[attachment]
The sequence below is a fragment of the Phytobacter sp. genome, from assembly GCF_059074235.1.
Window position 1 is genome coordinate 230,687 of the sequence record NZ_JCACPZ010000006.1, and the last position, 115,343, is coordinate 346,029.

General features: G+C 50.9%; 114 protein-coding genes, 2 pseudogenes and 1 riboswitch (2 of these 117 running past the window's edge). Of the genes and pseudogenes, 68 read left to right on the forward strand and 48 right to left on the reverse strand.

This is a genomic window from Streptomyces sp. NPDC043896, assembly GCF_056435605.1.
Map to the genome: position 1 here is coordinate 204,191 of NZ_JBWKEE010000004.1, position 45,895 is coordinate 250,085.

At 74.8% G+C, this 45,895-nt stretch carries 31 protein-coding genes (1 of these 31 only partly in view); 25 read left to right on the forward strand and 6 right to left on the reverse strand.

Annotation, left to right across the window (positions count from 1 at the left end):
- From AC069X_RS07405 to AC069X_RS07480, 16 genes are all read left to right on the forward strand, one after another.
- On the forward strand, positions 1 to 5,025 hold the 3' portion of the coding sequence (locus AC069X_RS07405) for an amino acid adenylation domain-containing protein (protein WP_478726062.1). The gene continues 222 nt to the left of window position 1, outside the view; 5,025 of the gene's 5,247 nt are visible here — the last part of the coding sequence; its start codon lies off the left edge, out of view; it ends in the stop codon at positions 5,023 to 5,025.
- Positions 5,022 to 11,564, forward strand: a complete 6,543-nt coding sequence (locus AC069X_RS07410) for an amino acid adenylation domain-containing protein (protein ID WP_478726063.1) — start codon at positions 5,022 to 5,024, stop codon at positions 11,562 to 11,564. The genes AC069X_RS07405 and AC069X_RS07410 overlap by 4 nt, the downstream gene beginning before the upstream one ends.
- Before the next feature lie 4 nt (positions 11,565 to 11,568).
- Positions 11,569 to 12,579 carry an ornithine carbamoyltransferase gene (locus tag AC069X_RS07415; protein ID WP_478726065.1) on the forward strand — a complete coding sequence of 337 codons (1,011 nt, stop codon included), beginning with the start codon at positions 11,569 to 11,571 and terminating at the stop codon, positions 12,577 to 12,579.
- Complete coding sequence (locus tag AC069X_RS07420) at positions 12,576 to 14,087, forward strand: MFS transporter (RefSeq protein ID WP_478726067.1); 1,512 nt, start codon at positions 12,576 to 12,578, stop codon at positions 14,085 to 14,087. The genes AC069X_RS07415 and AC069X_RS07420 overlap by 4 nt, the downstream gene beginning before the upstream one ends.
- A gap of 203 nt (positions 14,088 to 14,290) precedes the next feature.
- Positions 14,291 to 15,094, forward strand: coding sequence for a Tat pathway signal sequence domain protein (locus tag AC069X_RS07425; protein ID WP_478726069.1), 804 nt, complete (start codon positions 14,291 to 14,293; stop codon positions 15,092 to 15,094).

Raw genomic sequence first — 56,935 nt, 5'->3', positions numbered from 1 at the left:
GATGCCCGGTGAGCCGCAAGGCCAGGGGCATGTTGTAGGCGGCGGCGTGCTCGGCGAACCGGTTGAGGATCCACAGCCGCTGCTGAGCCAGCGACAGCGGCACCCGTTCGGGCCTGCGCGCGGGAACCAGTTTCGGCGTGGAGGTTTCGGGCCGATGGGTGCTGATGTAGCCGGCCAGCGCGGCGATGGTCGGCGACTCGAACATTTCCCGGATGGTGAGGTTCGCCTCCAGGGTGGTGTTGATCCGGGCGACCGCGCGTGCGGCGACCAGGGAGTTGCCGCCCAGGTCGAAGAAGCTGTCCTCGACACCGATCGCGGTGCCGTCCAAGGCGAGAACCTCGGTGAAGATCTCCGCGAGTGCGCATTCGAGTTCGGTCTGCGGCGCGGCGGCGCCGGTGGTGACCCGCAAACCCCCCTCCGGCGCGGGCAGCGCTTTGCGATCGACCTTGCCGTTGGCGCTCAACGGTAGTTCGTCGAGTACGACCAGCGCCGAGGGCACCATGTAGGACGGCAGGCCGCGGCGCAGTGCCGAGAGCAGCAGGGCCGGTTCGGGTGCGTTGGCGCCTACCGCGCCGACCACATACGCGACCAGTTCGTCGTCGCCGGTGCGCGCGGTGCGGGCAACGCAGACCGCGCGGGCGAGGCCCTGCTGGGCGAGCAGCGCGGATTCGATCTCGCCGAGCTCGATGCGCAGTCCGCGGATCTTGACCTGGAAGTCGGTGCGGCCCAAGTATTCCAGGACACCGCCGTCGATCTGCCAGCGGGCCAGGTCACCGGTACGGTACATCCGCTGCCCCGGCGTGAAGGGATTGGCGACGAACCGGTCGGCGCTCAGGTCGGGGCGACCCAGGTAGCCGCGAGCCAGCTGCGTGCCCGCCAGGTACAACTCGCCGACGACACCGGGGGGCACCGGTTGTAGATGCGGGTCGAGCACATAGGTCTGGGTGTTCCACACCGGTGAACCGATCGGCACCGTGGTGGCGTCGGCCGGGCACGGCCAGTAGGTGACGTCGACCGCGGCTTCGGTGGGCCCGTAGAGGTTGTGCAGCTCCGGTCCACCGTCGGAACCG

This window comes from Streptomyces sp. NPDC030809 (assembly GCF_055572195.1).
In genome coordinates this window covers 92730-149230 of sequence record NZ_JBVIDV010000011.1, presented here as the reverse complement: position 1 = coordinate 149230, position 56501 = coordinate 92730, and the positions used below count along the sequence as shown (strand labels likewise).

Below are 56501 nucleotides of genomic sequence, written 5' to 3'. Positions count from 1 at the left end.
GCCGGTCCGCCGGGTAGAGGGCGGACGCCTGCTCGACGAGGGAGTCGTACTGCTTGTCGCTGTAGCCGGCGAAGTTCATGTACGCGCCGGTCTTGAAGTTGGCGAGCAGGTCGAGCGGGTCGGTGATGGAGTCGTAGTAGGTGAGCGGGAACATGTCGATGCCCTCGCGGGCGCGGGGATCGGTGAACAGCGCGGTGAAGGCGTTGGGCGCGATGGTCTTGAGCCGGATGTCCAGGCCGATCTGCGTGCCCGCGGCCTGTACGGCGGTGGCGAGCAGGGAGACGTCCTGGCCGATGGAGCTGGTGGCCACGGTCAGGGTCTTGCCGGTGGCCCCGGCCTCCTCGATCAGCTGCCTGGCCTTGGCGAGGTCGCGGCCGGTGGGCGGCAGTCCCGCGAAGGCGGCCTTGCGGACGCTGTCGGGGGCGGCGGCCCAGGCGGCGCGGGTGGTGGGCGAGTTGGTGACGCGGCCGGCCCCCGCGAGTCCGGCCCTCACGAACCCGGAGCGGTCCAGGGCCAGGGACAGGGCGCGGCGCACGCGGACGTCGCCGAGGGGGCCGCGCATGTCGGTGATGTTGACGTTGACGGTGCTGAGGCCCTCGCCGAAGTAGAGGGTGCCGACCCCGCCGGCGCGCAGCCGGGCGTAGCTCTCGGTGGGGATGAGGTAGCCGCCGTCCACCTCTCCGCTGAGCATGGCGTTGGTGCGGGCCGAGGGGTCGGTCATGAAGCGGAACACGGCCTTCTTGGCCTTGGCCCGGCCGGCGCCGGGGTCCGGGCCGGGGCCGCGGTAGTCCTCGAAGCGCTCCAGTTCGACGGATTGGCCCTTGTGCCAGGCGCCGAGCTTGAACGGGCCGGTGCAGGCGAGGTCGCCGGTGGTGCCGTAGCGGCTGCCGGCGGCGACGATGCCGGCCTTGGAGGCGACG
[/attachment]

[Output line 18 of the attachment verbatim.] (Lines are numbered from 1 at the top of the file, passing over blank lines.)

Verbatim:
This window comes from Streptomyces sp. NPDC030809 (assembly GCF_055572195.1).